It’s common to think of education as a straight road with no stops: after high school graduation comes college and then a career. For some, however, speed bumps, pit stops and reroutes are all a part of the journey; many students are entering college later in life to pursue their dreams on their own schedule.
Many adult learners pursue higher education with the hopes of expanding their career options, changing careers or to stay competitive in their current career by earning new qualifications. Some return to higher education after other priorities such as family or military service put their education plans on hold. Others simply want to keep learning.
Victoria Bartlett ’23
For adult learners, the weight of external responsibilities can make college especially difficult to navigate. Child care, finances and scheduling their life around a rigorous academic calendar are common challenges they face - and Gannon provides the resources needed to overcome them.
As of spring 2023, university data shows that 16.8 percent of students enrolled in both graduate and undergraduate programs at Gannon are 25 years of age or older, coming to a total of 745 non-traditional students.
“Adult students bring so much to the university and are so hard-working,” said Heidi Noyes, director of commuter life at Gannon. “They often juggle families and work responsibilities and are such dedicated students. The sacrifices they make in order to be here are incredible and their determination is unstoppable.”
For cybersecurity student Victoria Bartlett ’23, the greatest challenge as an adult learner was assimilating into an entirely new technical and social culture.
“It was weird to have classmates who already had three years of coding experience as first-year [students]. Smartphones were just becoming popular when I graduated from high school. Terms like STEM just weren’t a thing then,” she said. “I was also used to working with people of all different ages and being in a leadership position, so it was strange to come back to square one.”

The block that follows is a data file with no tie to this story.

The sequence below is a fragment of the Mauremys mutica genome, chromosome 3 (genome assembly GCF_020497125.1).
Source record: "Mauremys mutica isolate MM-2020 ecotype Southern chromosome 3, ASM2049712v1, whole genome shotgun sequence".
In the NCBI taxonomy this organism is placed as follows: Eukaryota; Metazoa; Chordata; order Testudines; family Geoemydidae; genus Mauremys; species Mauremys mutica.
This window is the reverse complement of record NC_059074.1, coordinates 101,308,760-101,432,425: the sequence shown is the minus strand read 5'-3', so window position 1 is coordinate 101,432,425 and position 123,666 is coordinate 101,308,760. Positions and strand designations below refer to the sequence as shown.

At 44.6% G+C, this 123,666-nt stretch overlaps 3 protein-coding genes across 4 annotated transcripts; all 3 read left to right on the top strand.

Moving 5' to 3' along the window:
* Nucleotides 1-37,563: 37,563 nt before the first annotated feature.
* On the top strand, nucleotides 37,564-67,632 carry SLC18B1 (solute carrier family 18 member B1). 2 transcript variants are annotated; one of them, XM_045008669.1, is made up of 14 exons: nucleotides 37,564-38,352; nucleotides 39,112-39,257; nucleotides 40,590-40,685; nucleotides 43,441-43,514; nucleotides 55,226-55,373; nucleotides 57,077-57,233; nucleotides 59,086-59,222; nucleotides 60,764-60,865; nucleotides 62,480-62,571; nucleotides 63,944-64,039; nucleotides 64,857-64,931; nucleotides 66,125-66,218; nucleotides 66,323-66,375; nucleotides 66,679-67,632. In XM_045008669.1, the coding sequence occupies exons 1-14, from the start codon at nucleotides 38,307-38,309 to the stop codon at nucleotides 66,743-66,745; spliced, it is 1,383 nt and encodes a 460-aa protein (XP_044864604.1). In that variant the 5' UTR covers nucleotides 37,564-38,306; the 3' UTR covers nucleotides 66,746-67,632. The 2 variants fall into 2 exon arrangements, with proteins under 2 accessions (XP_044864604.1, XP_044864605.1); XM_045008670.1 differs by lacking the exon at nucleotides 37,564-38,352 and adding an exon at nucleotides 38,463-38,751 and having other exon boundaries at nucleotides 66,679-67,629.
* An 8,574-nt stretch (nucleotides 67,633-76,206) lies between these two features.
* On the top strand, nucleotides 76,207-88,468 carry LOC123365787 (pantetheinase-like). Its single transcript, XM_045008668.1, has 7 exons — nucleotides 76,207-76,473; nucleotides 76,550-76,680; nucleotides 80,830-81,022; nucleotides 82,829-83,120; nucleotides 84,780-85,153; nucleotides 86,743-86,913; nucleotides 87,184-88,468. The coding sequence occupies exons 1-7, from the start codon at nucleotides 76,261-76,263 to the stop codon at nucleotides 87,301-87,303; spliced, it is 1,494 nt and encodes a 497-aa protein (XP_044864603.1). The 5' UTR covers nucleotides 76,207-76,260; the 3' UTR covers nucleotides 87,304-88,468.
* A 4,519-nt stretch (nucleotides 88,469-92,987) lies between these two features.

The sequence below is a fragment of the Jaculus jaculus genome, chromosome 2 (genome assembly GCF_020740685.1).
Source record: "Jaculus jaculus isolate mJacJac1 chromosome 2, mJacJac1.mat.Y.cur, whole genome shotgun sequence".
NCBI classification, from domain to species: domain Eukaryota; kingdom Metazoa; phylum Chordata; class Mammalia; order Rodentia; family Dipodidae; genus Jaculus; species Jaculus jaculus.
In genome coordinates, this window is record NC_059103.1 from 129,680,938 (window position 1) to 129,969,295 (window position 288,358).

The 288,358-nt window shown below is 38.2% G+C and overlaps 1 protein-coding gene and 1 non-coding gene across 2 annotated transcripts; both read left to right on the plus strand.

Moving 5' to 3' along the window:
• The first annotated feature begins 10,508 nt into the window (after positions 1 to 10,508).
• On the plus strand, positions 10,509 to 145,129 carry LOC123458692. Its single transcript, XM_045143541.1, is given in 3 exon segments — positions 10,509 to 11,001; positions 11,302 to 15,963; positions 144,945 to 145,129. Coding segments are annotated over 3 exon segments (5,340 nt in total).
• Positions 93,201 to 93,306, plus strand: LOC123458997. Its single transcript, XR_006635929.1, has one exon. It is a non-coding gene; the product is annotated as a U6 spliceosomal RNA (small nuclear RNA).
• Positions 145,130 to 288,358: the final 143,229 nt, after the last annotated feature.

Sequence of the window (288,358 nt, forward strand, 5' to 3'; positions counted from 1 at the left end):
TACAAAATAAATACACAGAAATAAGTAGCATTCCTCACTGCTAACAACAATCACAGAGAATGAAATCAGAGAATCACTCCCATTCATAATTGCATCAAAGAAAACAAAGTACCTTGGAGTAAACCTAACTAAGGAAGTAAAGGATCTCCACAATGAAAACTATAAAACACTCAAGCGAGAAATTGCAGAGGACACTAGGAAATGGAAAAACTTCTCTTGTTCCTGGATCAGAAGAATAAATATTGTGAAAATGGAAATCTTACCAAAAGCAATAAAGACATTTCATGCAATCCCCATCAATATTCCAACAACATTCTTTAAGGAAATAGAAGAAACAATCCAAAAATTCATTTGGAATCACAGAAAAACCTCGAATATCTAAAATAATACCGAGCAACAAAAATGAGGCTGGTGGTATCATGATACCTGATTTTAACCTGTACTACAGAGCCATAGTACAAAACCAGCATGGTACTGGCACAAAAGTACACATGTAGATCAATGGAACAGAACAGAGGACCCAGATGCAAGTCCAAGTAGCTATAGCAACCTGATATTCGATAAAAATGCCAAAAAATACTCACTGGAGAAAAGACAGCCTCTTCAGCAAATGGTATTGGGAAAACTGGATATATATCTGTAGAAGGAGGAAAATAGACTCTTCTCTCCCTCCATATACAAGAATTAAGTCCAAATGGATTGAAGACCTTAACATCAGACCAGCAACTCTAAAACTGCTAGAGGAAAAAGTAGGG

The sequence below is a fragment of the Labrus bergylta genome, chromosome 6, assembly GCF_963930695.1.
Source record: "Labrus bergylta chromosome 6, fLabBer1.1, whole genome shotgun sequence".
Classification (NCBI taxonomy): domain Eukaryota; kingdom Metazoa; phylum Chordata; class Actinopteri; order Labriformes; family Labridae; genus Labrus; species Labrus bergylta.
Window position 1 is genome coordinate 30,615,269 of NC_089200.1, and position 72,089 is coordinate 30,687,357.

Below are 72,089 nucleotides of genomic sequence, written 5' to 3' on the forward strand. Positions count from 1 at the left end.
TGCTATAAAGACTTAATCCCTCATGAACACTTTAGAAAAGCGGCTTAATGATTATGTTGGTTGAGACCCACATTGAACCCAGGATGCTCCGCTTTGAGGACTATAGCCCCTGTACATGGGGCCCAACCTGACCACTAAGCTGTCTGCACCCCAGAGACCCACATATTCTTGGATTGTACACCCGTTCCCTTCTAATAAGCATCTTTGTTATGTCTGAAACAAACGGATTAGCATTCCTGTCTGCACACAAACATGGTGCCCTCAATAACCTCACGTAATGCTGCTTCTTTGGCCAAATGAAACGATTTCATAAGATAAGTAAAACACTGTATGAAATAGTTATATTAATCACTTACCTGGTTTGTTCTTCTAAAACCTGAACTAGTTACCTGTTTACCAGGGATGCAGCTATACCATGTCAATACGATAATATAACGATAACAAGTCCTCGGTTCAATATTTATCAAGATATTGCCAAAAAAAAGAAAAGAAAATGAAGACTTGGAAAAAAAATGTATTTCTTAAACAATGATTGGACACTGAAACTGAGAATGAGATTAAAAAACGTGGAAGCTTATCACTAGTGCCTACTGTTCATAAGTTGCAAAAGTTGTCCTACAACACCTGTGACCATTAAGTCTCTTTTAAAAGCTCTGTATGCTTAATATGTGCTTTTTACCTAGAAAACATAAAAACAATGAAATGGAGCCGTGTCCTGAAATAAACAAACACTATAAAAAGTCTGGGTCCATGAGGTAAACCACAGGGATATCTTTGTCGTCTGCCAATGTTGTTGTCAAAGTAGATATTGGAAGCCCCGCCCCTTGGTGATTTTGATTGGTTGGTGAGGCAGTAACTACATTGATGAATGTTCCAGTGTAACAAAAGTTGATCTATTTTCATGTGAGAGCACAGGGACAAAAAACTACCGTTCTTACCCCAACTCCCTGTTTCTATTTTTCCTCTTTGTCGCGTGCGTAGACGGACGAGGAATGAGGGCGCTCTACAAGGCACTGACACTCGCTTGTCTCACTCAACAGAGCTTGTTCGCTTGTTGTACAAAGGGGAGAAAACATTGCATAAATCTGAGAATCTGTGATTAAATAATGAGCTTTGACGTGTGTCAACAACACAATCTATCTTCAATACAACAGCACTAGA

After high school, Bartlett planned on majoring in accounting. Not being able to see herself in that career long term, she unenrolled before her first semester and began working at a local supermarket. It was here that she discovered her passion for coding after she was asked to write a piece of code to calculate a special profit metric. Eager to find a career where she could utilize this talent, she enrolled in Gannon’s cybersecurity program in 2019 at the age of 25.
Gannon has many resources in place to help adult learners thrive. The Returning to Education Adult Program lounge, located in the A.J. Palumbo Academic Center, served as a comfort to Bartlett. Equipped with convenient everyday amenities, the lounge offers a place to study, socialize and connect with other non-traditional students.
“The REAP lounge is a wonderful place for me to get some studying done in a quiet setting on campus, especially as a commuter,” Bartlett said.
For radiologic science student David Bostaph ’23, Gannon’s ability to make him feel welcome and allow him to comfortably acclimate into an academic setting made his experience as an adult student all the better, even when he didn’t feel confident.
“It’s very daunting as an adult, to come to a campus full of individuals the same age as your own children,” he said. “You feel like you do not belong, and it’s easy to see yourself as a ‘failed adult’ who has to hit reset and try again.”
“I’m already looking at ways to take this new path into areas I never thought were possible. You will never know what the possibilities are if you never try.”
- David Bostaph
Before coming to Gannon, Bostaph worked 20 years in retail while he and his wife supported their five kids. He stayed with various companies for years, but never really enjoyed what he was doing. His family eventually came into a position where he could return to school, so he enrolled in Gannon’s two-year radiologic science program.
David Bostaph ’23
Bostaph credits Gannon faculty and staff for being supportive of his journey. From admissions creating a schedule of adult education classes needed for his program, to the office of commuter life, he easily found a place that he felt comfortable in. He also thanks his wife, without whose support he would not be able to continue his education.
Speaking to others who are considering going back to school as an adult, Bostaph said there’s no such thing as too late.
“I turn 49 this year. My professional career is just starting and I’m already looking at ways to take this new path into areas I never thought were possible. You will never know what the possibilities are if you never try. The only one telling you ‘No’ is you.”
Bartlett offered another piece of advice regarding finances, and how adult students shouldn’t be discouraged if they don’t find many scholarships at first. “When I initially began looking at going to college, I couldn’t apply for 90 percent of the scholarships because applicants had to either be in high school or already attending a college,” she said. “However, once I began my studies, I was able to apply for many different scholarships. By receiving scholarships from Gannon on top of outside scholarships, my tuition became very affordable.”
Bartlett is currently working as an intern for Erie Insurance. Once she graduates, she will work there full time as part of the two year IT apprentice program. Bostaph would like to further his development in computed tomography with a specific interest in paleontology and archelogy fields.